At a military training camp in Seoul, many of the reserve office training corps cadets prepare for another day. With their K-2 assault rifles, they prepare for battle by attacking their imaginary enemy with passion and weapons. If you take a closer look, you will realize that many of these cadets are not men, but women taking a large step for women's rights by putting pressure on a glass ceiling that obviously exits. While reading this article, I was upset by the comments section below. Many male military/civilians believed that this was not a stepping stone, but an upset and a stupid move on the military. Their complains, this is too much work for women, allow them to do the soft things, and let the man handle the "hard" "excruciating pain" of fighting for their country.

According to the Korean Herald, one of the women had a lot to say about her new entry into the Reserve Office training corps, citing "changing people's perception" as a goal in her military career, ""I applied to the ROTC to show that not only men but women also have the same opportunities because we are the same people. Through joining, my goal is to change people's perception and open the door for women a little wider," said Park Gi-eun, a student at Sookmyung Women's University."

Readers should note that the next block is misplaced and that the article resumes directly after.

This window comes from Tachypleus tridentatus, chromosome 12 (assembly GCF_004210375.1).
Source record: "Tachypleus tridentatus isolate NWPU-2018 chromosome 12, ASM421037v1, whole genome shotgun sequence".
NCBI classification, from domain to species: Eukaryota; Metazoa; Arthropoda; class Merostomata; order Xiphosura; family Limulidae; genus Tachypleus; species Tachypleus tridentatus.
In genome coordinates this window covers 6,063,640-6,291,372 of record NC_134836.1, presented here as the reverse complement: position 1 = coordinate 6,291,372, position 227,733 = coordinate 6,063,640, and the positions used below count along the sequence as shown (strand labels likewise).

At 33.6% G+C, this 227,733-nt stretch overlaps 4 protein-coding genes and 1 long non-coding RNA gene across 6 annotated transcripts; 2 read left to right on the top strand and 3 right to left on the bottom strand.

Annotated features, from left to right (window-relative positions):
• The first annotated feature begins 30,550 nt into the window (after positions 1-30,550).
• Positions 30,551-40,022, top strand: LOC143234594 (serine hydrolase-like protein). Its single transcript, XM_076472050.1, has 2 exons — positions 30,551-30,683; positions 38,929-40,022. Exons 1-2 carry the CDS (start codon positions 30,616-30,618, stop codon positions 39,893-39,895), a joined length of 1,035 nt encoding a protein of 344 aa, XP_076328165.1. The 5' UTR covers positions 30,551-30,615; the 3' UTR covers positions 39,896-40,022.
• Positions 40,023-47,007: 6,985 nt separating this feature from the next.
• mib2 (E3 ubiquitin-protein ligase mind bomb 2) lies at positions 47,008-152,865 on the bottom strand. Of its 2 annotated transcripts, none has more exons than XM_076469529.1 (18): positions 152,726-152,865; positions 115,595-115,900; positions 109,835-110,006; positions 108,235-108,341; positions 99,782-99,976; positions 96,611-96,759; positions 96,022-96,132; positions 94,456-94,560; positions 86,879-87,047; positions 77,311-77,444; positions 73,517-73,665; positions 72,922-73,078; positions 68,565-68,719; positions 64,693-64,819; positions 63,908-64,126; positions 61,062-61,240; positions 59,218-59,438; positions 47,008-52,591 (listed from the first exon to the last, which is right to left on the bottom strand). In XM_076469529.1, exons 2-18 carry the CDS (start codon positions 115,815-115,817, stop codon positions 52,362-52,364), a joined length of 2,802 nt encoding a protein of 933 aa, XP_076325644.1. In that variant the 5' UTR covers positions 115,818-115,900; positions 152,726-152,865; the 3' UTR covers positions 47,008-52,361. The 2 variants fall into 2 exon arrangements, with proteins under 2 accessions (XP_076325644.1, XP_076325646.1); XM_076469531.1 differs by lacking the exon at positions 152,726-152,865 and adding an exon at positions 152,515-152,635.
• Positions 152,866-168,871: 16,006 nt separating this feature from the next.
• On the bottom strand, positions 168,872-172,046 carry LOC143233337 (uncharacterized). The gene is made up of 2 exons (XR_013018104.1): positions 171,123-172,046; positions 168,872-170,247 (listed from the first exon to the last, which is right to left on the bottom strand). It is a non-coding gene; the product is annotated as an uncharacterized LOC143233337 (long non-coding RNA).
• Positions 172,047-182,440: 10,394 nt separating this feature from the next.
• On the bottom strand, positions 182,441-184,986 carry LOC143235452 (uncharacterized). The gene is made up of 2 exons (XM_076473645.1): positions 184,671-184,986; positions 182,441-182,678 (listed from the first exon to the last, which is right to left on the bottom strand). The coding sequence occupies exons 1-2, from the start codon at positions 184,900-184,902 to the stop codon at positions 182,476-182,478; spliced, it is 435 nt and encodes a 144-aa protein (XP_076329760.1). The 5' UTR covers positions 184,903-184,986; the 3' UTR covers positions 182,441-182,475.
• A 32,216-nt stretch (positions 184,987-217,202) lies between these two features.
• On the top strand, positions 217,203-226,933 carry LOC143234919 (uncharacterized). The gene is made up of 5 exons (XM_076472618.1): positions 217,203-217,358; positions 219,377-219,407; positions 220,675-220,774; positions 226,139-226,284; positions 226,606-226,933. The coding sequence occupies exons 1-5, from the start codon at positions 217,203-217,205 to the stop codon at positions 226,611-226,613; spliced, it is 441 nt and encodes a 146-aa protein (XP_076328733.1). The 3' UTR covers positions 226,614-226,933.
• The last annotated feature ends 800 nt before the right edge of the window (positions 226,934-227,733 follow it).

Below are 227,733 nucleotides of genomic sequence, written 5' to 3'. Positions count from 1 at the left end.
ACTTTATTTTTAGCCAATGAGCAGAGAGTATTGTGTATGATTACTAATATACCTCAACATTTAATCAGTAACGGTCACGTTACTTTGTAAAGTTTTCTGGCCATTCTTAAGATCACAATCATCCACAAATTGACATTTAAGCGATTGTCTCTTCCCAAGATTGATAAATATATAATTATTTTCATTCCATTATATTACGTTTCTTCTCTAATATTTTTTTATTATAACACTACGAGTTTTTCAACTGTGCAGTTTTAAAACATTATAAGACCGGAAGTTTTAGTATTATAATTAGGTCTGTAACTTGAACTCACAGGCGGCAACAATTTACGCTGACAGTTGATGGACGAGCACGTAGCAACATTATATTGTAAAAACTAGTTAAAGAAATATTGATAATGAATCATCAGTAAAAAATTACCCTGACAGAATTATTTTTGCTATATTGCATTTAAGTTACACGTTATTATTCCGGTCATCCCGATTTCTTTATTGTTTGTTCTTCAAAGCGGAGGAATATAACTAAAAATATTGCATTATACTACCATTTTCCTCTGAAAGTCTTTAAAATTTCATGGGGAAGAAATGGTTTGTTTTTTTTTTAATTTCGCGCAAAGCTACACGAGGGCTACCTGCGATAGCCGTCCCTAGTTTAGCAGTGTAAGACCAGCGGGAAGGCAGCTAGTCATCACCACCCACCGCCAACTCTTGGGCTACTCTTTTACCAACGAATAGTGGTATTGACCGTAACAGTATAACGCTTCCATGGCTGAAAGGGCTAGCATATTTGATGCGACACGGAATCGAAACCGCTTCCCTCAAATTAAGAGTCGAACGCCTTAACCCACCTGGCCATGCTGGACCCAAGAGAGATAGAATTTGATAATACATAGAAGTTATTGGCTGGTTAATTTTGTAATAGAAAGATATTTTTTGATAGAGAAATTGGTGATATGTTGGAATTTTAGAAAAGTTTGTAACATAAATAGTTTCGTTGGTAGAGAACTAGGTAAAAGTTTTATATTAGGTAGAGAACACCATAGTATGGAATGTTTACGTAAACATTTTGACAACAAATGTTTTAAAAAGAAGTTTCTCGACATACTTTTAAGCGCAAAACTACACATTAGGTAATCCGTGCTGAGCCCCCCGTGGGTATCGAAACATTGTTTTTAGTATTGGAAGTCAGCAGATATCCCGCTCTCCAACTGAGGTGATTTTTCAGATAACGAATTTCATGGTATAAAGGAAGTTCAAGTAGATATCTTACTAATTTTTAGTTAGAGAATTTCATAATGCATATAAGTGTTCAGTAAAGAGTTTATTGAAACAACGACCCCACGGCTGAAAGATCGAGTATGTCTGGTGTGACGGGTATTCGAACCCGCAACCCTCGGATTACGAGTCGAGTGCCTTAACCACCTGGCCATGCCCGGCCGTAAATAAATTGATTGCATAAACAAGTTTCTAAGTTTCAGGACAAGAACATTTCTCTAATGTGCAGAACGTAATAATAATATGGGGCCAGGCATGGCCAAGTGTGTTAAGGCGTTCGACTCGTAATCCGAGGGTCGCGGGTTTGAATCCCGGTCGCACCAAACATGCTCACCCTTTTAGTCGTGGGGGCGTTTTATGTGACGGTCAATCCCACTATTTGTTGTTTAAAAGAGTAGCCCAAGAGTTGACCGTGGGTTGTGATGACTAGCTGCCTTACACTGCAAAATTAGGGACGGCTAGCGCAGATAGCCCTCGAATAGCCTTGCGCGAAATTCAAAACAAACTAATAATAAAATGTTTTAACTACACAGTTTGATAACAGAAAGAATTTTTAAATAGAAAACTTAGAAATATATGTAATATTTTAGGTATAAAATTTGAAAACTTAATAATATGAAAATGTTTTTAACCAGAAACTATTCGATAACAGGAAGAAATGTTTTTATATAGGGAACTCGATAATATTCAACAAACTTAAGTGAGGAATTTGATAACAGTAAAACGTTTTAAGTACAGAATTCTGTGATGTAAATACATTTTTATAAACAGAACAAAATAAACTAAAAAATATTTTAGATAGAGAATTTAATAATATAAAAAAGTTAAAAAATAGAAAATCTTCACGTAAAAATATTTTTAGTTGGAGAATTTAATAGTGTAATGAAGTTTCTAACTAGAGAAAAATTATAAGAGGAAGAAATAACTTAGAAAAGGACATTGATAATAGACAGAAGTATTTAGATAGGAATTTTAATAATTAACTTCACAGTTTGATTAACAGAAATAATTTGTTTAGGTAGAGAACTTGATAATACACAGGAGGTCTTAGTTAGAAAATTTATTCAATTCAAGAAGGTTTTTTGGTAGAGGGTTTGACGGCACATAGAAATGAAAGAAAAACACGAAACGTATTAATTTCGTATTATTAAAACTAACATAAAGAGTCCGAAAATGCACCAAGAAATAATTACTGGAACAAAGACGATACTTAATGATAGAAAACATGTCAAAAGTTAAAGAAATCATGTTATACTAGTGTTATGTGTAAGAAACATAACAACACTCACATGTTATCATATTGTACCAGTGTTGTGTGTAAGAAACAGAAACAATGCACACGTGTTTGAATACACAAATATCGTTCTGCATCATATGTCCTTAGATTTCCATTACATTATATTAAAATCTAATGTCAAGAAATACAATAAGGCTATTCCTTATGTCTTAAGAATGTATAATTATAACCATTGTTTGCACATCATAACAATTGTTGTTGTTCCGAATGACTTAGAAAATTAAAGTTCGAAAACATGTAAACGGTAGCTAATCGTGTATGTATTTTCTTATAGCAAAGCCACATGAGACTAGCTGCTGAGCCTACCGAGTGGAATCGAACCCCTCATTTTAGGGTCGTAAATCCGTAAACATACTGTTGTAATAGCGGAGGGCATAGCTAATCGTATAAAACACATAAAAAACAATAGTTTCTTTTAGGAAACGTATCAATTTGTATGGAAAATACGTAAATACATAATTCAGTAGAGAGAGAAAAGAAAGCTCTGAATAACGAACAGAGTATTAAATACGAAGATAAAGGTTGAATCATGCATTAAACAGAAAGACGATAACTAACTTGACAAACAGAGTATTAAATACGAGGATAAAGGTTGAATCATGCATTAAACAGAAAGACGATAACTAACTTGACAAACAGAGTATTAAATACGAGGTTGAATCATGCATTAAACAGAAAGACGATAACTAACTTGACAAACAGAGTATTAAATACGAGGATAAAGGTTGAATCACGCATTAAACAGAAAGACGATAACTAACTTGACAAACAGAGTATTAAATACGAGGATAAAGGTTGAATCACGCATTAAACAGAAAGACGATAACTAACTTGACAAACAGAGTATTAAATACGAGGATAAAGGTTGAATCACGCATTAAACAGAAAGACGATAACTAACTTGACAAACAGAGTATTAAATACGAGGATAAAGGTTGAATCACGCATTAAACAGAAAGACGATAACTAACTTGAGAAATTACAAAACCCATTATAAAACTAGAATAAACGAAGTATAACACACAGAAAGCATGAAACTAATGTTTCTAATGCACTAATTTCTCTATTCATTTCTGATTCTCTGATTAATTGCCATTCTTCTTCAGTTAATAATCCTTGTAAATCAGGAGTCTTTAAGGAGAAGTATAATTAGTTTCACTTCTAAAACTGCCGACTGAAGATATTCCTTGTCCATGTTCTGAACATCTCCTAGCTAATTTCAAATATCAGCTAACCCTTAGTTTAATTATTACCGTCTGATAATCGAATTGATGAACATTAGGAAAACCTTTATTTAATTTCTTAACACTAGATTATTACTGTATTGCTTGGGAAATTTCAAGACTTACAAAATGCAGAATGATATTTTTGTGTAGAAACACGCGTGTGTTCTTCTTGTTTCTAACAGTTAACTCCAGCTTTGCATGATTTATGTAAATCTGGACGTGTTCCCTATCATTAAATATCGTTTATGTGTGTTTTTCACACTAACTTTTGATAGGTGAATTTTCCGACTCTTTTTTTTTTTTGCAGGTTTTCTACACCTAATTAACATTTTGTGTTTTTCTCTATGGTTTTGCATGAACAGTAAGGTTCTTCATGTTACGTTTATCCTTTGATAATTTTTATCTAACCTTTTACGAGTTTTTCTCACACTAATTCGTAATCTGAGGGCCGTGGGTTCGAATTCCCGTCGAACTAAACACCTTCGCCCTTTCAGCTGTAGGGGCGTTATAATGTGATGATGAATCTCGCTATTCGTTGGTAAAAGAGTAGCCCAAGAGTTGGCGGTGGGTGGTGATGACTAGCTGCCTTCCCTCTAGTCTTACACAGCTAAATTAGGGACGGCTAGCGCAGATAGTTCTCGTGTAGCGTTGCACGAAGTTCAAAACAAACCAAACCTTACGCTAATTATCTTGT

Read more of this post here ...

By Tatiana McKinney on January 20, 2011

Hello, Readers. Sorry I have been MIA (Missing in Action), graduate school has really been kicking me hard, with the increase in papers and the tons of research for my prospective thesis, blogging has been put on the back-burner. But, I have a little free-time so I am going to be trying to post at least one-two blogs a day, or a week; give-or-take my schedule. Glad to be back.